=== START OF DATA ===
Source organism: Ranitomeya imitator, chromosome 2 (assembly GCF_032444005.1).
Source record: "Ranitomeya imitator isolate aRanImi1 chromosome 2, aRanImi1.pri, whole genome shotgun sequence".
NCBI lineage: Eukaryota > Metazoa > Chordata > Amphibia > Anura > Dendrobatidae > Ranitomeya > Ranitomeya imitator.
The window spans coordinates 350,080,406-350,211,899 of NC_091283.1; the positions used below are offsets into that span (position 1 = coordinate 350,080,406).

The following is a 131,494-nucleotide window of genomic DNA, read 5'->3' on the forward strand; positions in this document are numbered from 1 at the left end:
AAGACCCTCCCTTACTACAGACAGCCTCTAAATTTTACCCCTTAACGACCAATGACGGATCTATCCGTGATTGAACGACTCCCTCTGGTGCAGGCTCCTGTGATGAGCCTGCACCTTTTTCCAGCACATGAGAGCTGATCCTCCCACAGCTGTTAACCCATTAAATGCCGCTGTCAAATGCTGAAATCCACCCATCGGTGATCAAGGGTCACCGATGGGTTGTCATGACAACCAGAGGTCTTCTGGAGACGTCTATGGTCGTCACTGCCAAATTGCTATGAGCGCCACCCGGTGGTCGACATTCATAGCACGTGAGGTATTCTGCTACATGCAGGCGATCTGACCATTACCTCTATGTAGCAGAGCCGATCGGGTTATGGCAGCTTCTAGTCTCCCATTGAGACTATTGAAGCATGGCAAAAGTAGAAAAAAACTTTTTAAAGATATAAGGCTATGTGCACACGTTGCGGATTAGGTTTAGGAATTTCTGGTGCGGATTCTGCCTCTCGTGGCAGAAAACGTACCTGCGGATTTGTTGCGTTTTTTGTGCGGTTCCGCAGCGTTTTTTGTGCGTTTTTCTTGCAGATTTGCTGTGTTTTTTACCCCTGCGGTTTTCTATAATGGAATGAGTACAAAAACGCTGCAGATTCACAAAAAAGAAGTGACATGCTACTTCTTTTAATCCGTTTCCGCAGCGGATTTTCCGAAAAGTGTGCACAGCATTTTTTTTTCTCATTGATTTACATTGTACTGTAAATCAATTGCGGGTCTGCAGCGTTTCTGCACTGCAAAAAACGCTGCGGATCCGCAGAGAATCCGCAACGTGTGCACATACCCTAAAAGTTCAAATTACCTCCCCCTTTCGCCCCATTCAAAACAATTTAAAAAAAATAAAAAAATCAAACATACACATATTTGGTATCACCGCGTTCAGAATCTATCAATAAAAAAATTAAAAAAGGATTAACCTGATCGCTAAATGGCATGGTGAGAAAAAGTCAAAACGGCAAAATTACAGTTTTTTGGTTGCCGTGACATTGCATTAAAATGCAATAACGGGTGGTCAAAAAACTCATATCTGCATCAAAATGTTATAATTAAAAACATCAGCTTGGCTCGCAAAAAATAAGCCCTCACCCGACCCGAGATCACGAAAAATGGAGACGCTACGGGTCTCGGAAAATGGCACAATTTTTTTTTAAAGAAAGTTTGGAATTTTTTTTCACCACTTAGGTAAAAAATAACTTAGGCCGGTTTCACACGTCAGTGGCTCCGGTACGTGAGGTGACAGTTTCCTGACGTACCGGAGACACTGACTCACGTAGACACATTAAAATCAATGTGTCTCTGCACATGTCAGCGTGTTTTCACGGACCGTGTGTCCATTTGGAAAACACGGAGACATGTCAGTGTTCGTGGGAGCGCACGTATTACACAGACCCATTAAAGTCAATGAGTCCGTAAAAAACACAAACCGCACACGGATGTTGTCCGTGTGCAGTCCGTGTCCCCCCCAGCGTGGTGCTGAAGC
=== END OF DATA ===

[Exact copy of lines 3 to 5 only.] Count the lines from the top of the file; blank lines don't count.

NCBI lineage: Eukaryota > Metazoa > Chordata > Amphibia > Anura > Dendrobatidae > Ranitomeya > Ranitomeya imitator.
The window spans coordinates 350,080,406-350,211,899 of NC_091283.1; the positions used below are offsets into that span (position 1 = coordinate 350,080,406).

The following is a 131,494-nucleotide window of genomic DNA, read 5'->3' on the forward strand; positions in this document are numbered from 1 at the left end: